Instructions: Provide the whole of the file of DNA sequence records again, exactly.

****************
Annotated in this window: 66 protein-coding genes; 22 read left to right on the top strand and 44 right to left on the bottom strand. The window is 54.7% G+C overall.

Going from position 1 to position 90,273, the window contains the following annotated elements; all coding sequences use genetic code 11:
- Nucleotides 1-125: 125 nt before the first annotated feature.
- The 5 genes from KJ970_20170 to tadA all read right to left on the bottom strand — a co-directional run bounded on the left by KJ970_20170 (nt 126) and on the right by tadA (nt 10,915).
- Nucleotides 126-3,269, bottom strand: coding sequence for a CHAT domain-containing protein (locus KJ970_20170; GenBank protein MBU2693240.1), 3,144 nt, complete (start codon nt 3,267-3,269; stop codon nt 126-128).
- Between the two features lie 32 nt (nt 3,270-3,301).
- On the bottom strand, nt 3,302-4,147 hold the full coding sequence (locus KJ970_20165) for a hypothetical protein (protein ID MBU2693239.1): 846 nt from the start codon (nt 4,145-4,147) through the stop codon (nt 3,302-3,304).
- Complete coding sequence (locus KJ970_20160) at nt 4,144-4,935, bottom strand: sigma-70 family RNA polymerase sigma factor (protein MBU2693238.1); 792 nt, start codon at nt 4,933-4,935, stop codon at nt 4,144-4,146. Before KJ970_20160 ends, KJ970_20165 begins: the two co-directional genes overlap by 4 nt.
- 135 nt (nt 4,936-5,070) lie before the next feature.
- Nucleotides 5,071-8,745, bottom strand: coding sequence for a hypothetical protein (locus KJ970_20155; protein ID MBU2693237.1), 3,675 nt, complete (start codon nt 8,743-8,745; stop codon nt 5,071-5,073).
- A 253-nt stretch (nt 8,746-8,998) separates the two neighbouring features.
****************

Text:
Annotated in this window: 66 protein-coding genes; 22 read left to right on the top strand and 44 right to left on the bottom strand. The window is 54.7% G+C overall.

Going from position 1 to position 90,273, the window contains the following annotated elements; all coding sequences use genetic code 11:
- Nucleotides 1-125: 125 nt before the first annotated feature.
- The 5 genes from KJ970_20170 to tadA all read right to left on the bottom strand — a co-directional run bounded on the left by KJ970_20170 (nt 126) and on the right by tadA (nt 10,915).
- Nucleotides 126-3,269, bottom strand: coding sequence for a CHAT domain-containing protein (locus KJ970_20170; GenBank protein MBU2693240.1), 3,144 nt, complete (start codon nt 3,267-3,269; stop codon nt 126-128).
- Between the two features lie 32 nt (nt 3,270-3,301).
- On the bottom strand, nt 3,302-4,147 hold the full coding sequence (locus KJ970_20165) for a hypothetical protein (protein ID MBU2693239.1): 846 nt from the start codon (nt 4,145-4,147) through the stop codon (nt 3,302-3,304).
- Complete coding sequence (locus KJ970_20160) at nt 4,144-4,935, bottom strand: sigma-70 family RNA polymerase sigma factor (protein MBU2693238.1); 792 nt, start codon at nt 4,933-4,935, stop codon at nt 4,144-4,146. Before KJ970_20160 ends, KJ970_20165 begins: the two co-directional genes overlap by 4 nt.
- 135 nt (nt 4,936-5,070) lie before the next feature.
- Nucleotides 5,071-8,745, bottom strand: coding sequence for a hypothetical protein (locus KJ970_20155; protein ID MBU2693237.1), 3,675 nt, complete (start codon nt 8,743-8,745; stop codon nt 5,071-5,073).
- A 253-nt stretch (nt 8,746-8,998) separates the two neighbouring features.